Amputations in 19 Year Follow-Up: Neuropathy, PAD, Gender all Critical

Amputations and foot ulcers in patients newly diagnosed with Type 2 diabetes mellitus and observed for 19 years. The role of age, gender and co-morbidity – Bruun – Diabetic Medicine – Wiley Online Library:



To determine the prevalence of foot ulcers and the incidence of amputations in patients with Type 2 diabetes observed for 19 years after diagnosis. We investigated the role of gender, age and co-morbidities.


From the Diabetes Care in General Practice study, 1381 patients were included and examined at diabetes diagnosis, at 6 years and at 14 years after diagnosis. Register-based follow-up was for 19 years. Foot ulcers and amputations were related to gender, age and co-morbidities by odds and hazard ratios from logistic and Cox regression models, respectively.


The incidence of any amputation and major amputation was 400 (95% CI 307–512) and 279 (95% CI 203–375) per 100 000 patient-years, respectively. At the three observation points, the foot ulcer prevalences were 2.76% (95% CI 1.89–3.63), 2.93% (95% CI 1.86–4.00) and 4.96% (95% CI 3.10–6.82). Multivariate analyses showed associations between foot ulcers and peripheral neuropathy, peripheral arterial disease, male gender, retinopathy and myocardial infarction. After multivariate adjustment, significant predictors (hazard ratio; 95% CI) of any amputation were peripheral neuropathy (hazard ratio 2.09; 95% CI 1.19–3.69), peripheral arterial disease (hazard ratio 3.43; 95% CI 1.65–7.12), microalbuminuria (hazard ratio 2.11; 95% CI 1.21–3.67), retinopathy (hazard ratio 6.42; 95% CI 2.59–15.90), impaired vision (hazard ratio 6.92; 95% CI 2.35–20.38) and male gender (hazard ratio 2.40; 95% CI 1.31–4.41). For women, the risk of amputation increased with age, but for men the risk was higher when diagnosed with diabetes at a younger age.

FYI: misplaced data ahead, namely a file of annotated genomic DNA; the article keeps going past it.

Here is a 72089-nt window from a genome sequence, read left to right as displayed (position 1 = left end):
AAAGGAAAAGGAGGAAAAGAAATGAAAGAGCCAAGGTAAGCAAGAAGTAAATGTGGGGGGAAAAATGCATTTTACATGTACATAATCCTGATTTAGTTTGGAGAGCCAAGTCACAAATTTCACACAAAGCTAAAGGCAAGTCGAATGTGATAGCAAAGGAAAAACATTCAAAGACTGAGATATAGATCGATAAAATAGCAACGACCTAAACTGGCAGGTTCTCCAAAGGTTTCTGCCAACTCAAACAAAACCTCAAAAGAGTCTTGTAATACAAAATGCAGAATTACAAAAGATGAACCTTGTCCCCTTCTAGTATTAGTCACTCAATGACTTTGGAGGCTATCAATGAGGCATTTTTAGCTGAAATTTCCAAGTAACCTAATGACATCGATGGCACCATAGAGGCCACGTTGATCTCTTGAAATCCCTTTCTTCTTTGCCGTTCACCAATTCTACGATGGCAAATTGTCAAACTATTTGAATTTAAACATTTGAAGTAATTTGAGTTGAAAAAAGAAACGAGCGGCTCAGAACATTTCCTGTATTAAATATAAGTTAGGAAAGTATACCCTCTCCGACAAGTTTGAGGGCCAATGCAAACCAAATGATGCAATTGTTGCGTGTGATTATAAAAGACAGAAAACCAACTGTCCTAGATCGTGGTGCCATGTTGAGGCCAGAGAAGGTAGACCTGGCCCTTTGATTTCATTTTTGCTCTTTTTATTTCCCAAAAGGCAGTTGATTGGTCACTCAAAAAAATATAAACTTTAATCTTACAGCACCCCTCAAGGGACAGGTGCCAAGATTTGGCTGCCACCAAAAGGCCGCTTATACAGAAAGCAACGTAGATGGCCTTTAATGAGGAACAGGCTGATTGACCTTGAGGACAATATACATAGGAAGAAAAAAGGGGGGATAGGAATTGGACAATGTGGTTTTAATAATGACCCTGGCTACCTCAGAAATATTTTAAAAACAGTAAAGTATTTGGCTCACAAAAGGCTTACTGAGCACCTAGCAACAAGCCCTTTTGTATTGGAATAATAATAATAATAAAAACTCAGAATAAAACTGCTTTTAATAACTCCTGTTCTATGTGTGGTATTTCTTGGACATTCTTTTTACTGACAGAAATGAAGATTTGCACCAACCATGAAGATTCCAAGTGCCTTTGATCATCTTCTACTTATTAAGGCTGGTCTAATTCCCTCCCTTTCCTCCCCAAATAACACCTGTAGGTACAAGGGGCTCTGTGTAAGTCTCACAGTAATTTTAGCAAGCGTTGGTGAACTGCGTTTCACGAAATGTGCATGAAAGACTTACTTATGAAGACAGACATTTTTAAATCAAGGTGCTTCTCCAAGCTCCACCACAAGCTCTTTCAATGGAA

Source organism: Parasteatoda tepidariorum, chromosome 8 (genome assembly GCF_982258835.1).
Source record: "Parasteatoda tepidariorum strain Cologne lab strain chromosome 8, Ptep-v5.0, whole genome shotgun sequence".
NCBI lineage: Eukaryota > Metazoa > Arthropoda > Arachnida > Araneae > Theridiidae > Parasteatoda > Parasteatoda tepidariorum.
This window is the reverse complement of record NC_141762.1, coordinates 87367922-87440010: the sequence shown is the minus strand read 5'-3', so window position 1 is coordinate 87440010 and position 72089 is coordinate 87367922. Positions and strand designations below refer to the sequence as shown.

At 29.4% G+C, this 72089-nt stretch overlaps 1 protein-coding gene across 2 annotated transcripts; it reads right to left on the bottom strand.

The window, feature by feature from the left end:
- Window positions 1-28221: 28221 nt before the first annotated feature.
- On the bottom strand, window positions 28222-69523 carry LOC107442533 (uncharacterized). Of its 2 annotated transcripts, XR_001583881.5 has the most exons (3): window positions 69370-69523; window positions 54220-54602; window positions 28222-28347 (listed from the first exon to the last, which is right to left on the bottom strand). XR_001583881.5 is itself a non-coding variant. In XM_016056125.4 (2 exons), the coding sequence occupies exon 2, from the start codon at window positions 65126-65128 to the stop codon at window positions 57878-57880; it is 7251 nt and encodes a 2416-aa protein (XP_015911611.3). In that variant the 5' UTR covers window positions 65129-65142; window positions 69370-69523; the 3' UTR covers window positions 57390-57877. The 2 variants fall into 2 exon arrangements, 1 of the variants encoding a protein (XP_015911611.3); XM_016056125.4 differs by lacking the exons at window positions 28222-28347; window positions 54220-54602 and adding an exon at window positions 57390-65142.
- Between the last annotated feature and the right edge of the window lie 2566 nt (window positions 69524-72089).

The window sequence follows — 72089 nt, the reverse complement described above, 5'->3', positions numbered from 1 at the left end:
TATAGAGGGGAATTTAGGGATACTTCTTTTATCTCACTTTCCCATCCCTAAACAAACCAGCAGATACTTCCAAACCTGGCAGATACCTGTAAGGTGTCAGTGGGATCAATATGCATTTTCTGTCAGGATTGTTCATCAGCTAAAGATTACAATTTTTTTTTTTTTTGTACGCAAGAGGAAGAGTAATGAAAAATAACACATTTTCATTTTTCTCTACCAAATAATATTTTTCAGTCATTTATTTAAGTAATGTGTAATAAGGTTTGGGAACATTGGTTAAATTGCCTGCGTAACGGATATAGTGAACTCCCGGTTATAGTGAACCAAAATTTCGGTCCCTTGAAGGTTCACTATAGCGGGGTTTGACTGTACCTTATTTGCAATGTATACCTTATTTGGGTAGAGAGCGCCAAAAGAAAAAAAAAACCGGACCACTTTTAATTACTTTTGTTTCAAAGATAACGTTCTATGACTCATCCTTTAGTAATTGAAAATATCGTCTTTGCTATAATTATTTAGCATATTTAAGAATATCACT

Despite improved treatment regimens, the incidence of amputations is still high in this population-based patient sample. Men diagnosed with diabetes before age 65 years and patients with diabetes-related co-morbidities are at particularly high risk of foot ulcers and amputations.

David G. Armstrong

Dedicated to amputation prevention, wound healing, diabetic foot, biotechnology and the intersection between medical devices and consumer electronics.

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